Secure Communities coming to Massachusetts


UNDERCOVER - Secure Communities, the controversial federal program that targets illegal immigrants with criminal records, is coming to Massachusetts a week from today, FOX Undercover has confirmed.

The US Department of Homeland Security notified law enforcement officials across Massachusetts today that Secure Communities will be activated on May 15.

The goal of the program is to identify and deport illegal immigrants with serious criminal records, but it is highly controversial because it uses local police to some extent to help enforce federal immigration laws.
It does so by automatically sharing the fingerprints of everyone arrested locally with federal immigration officials, who can then determine if the person arrested is here legally or is otherwise deportable.

The controversy over the program became especially heated in Massachusetts after Gov. Deval Patrick refused to agree to the program, saying it would lead to racial profiling by police and would interfere in the relationships between local police and the immigrant community in their city or town. But Patrick concedes that the program will take effect with or without his support.

One local supporter of Secure Communities, Worcester Sheriff Lew Evangelidis, called it "tremendous news for public safety and the citizens of Massachusetts."

"I firmly believe this is going to help identify criminal aliens and get them off our streets before additional harm occurs," he told FOX Undercover.      

Another sheriff who pushed for the program, Bristol County Sheriff Thomas Hodgson, told FOX Undercover, "This is a major victory for the law enforcement community and public safety overall in Massachusetts, as well as it is for of course any of the citizens of Massachusetts. Going forward, there's less likelihood that they'd be victimized by illegal immigrants who are committing illegal acts in the community. We now have the absolute best tools available to us to get these people off the street before they victimize more people."       

Secure Communities has been a political hot potato in Massachusetts ever since ICE asked Gov. Patrick's administration to sign on to the program. Patrick's administration delayed signing it for a year until FOX Undercover reported on the delay, which sparked an election-year battle during Patrick's re-election campaign.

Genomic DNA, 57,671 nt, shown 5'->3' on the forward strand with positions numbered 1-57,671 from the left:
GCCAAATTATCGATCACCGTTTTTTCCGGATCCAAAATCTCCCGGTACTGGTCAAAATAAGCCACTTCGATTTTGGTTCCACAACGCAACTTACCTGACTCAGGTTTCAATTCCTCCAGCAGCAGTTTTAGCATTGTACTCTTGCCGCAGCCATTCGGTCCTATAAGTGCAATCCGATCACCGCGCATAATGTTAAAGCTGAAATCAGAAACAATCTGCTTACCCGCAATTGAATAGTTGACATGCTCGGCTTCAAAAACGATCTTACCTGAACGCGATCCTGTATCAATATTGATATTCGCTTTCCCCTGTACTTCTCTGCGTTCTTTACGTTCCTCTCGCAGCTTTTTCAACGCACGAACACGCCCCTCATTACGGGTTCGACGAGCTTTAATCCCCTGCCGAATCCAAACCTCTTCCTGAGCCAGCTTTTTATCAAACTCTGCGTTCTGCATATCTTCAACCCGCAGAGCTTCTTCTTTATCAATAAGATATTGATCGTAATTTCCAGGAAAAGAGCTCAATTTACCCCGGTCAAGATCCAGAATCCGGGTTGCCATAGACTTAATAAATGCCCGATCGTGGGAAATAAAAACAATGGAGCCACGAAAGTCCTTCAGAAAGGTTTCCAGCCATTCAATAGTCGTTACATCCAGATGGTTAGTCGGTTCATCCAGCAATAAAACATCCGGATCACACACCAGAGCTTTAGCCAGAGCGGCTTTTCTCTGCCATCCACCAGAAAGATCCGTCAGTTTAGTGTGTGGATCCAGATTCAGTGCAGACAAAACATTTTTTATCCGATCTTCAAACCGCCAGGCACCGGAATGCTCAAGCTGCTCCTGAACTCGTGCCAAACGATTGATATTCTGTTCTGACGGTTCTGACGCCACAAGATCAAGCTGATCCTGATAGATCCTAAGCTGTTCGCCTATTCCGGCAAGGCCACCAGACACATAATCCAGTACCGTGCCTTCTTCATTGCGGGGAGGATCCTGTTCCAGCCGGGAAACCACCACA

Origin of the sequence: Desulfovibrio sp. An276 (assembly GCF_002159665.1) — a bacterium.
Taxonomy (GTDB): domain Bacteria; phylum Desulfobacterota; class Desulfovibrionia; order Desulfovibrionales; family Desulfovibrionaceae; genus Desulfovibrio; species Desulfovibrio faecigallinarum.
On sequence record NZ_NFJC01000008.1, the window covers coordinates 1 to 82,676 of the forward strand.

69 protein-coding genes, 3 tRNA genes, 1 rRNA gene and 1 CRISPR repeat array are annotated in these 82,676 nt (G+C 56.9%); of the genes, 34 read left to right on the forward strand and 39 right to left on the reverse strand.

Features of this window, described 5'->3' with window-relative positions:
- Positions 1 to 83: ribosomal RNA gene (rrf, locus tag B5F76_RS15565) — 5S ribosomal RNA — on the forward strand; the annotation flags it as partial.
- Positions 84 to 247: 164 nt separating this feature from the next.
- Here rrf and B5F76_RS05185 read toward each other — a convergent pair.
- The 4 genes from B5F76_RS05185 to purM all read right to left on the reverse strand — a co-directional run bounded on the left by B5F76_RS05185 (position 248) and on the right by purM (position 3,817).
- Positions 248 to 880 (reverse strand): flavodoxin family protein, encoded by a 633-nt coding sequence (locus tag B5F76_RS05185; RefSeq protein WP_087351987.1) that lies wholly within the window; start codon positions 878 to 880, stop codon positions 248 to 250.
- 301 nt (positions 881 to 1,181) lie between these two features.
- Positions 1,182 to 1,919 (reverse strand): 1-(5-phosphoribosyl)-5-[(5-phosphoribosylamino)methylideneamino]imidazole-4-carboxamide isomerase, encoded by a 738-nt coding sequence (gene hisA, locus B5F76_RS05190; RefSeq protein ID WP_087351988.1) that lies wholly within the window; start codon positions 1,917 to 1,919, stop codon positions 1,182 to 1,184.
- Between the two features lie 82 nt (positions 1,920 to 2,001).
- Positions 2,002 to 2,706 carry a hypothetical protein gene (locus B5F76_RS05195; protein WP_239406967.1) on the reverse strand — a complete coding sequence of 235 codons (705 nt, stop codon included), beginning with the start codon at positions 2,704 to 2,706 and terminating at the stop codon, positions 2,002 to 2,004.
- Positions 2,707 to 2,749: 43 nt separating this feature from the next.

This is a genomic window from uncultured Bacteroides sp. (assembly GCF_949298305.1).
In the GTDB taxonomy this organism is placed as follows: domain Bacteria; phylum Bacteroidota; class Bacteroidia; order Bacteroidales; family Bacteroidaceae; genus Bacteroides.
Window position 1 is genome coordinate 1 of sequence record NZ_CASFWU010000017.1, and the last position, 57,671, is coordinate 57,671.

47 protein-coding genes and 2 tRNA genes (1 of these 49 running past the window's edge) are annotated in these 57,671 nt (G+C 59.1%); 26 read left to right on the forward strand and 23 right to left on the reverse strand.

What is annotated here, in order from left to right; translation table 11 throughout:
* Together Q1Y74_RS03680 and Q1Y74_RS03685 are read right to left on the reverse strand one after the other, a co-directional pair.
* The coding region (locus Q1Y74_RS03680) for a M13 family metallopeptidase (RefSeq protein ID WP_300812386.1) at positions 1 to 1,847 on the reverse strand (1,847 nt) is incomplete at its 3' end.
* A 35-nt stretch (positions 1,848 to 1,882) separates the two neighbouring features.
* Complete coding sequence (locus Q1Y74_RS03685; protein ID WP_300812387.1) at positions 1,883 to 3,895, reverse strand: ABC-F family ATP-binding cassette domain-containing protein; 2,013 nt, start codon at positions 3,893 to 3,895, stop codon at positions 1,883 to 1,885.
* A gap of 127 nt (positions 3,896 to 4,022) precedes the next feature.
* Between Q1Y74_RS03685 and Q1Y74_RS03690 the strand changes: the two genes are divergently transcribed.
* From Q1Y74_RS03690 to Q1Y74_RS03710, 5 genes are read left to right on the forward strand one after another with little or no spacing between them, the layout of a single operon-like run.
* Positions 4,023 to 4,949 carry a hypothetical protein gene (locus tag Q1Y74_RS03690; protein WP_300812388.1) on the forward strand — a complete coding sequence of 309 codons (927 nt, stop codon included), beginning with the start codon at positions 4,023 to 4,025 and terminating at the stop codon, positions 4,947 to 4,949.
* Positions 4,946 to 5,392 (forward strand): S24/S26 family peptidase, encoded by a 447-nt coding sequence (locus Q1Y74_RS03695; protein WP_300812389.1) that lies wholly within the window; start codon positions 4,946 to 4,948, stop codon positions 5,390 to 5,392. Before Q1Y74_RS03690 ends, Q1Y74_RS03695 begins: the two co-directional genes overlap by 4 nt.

Patrick ultimately held a series of hearings around the state about the program and, after saying he was going to sign onto the agreement, he then decided against doing so. But ICE also changed its position, saying it didn't need states to agree to activate the program.         

Patrick's Secretary of Public Safety, Mary Beth Heffernan, issued a statement saying, "Implementation of the program will have no practical effect on how we handle fingerprints and information sharing here. We already send all fingerprints to the federal government, and have been doing so for years. That practice will continue so we can protect public safety and meet our local law enforcement needs."
The two candidates in the race for U.S. Senate are also weighing in.

Sen. Scott Brown, the Republican incumbent who has advocated for Secure Communities, said in a statement, "The people of Massachusetts will finally have the protection they deserve from violent criminals who have entered our country illegally. This is an important tool in keeping our citizens safe and giving our law enforcement officials, especially the sheriffs, the tools and resources they need to do their jobs. I have always supported legal immigration, but we are a nation of laws, and we must address the problems caused by illegal immigration. Secure Communities is an important step in that direction."

His Democratic opponent, Elizabeth Warren, issued a statement saying, "Elizabeth supports efforts to take dangerous and violent criminals off our street.  She understands that some law enforcement in Massachusetts and across the country have expressed concerns that the program divides police and communities, and believes we need to continue to work to improve the program as it is being implemented so that it actually does make our communities safer."
In an email sent to Massachusetts law enforcement agencies, ICE pointed out that "(Secure Communities) does not authorize local law enforcement agencies to enforce immigration law or task them with any additional responsibilities.  In fact, following the activation of Secure Communities in the new jurisdictions, it is important that law enforcement agencies there enforce criminal law in exactly the same manner as they did before Secure Communities."

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